Radiologists put their best face forward with ad campaign

June 2, 2008

When it comes to getting respect, radiologists are apparently the Rodney Dangerfield of the medical profession.

When it comes to getting respect, radiologists are apparently the Rodney Dangerfield of the medical profession.

Surveys reveal that half of all Americans - including some very influential people on Capitol Hill - don't know that radiologists are doctors, let alone the amount of training and expertise required of them.

Though not surprising given the behind-the-scenes manner of practice, this image problem is one the American College of Radiology is taking so seriously that the group has launched a $1.5 million public awareness campaign called the "Face of Radiology."

The project kicked off April 28 with radio spots, newspaper ads, posters, brochures, and bill stuffers. By putting a human face on medical imaging, the ACR hopes to build a core of brand loyalists among the 110 million patients who get scans each year.

"We think it's important the public know they have a choice where they get their imaging care done," said ACR spokesman Shawn Farley.

He said that patients should know something about their medical imagers.

"This is their specialty, what they've trained for, and what they get continuing education for," he said. "It's a quality effort as well as a branding campaign."

After measuring the success of the first phase, ACR leadership will determine the next level, Farley said.

Nearly a year of research went into the campaign, which is being handled by Edelman Public Relations, a global firm, and includes DVDs that explain what a radiologist does and what a patient can expect at an imaging center. Patients can take an interactive quiz at My Radiologist.com, and physicians can find outreach materials at My Patient Connection.com.

The initial phase, which ended May 18, was tested in three markets: Miami, because Florida has the highest per capita imaging utilization; Burlington, VT, because its is among the lowest; and Washington, DC, where it's hoped federal legislators and their aides picked up on the message that radiologists play an integral role in healthcare.

Precampaign research showed most patients mistake radiology technologists for radiologists. It also highlighted that some people perceive radiologists as "passionless," so another component of the effort is encouraging radiologists to interact with five patients per day.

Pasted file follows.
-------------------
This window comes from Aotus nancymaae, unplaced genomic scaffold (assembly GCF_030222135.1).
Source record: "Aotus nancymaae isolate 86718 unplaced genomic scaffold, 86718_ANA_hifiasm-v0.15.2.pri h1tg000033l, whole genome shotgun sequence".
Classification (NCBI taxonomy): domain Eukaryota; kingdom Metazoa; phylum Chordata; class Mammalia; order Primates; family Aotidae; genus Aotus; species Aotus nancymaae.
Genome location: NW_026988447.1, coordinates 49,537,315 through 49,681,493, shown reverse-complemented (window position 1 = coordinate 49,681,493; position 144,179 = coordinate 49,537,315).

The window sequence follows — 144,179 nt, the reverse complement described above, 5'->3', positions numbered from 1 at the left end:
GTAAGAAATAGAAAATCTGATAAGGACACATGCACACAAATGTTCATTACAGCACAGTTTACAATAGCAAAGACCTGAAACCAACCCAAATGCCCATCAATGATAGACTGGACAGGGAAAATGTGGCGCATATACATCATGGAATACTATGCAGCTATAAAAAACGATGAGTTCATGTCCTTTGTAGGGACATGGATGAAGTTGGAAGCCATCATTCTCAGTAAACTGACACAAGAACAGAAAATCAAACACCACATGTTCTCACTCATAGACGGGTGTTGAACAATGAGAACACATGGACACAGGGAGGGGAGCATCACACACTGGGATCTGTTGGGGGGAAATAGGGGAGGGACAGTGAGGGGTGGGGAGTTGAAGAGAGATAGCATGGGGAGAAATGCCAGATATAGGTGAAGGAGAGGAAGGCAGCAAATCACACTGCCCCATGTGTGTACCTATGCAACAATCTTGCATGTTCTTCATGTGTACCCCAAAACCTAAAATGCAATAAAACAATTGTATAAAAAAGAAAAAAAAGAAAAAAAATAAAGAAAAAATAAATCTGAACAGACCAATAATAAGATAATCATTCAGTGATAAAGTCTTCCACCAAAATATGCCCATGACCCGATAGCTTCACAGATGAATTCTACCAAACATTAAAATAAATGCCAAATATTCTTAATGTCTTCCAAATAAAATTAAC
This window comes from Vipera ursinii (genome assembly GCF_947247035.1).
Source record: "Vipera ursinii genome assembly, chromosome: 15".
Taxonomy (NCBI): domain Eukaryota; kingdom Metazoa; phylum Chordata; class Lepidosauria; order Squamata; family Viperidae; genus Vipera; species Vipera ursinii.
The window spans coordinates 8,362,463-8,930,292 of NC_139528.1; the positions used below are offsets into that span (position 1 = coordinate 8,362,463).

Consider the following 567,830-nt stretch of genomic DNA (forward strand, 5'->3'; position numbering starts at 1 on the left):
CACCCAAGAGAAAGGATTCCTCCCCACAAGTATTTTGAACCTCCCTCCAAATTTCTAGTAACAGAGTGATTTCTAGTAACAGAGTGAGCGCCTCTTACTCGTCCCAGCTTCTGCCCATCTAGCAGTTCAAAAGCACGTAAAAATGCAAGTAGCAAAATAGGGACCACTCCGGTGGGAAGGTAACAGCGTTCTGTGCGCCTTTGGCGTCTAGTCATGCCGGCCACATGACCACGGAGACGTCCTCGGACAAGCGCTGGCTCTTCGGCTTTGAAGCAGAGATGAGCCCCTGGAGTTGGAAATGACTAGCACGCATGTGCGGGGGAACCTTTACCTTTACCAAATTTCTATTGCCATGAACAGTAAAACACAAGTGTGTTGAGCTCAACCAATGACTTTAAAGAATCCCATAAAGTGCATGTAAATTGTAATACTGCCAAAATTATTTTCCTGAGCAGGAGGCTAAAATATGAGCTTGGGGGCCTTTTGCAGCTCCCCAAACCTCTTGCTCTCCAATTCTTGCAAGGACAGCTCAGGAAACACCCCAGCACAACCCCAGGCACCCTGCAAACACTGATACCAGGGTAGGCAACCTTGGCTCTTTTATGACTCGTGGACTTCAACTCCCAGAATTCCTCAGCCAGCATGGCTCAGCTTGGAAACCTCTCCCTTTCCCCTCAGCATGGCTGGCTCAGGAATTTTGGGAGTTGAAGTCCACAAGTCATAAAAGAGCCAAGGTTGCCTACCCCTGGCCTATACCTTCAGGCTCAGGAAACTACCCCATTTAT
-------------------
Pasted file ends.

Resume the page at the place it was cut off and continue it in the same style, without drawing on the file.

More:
The conversation could go something like: "Hi, I'm Dr. Smith. You're here for an MRI and here's what an MRI is. I'll be interpreting the scan and you can discuss any questions with me."

Farley said the idea is not to usurp the role of the treating physician, but to let patients know that someone who has been well trained to do this is handling the exam.

Though he's waiting for the ACR to complete analysis of the campaign before he makes up his mind about its effectiveness, encouraging face time with patients is something Dr. Nick Bryan said he agrees with.

"Any successful endeavor to have patients recognize radiologists as important healthcare givers [means] radiologists need to have more interaction with patients," said Bryan, who is radiology department chair for the University of Pennsylvania Healthcare System.

And it can't hurt on the Hill, either. Though the ad campaign is not tied to any particular piece of legislation, Congress is considering mandatory accreditation for Medicare reimbursement for advanced modalities.

Framing the issue as a problem of "utilization" rather than reimbursement, the ACR wants the government to limit MR, PET, and CT scan reimbursement to those exams done by an accredited imaging physician.

Misperceptions about the value of radiologists put the ACR at a disadvantage in its advocacy battle, according to Cynthia Moran, the organization's director of government relations and economic policy.

"[The campaign] is meant to be instructive and I think it cannot hurt and can do nothing but help us in our Washington adventures," she said.

View the ACR's "What your patients are saying about you" video here.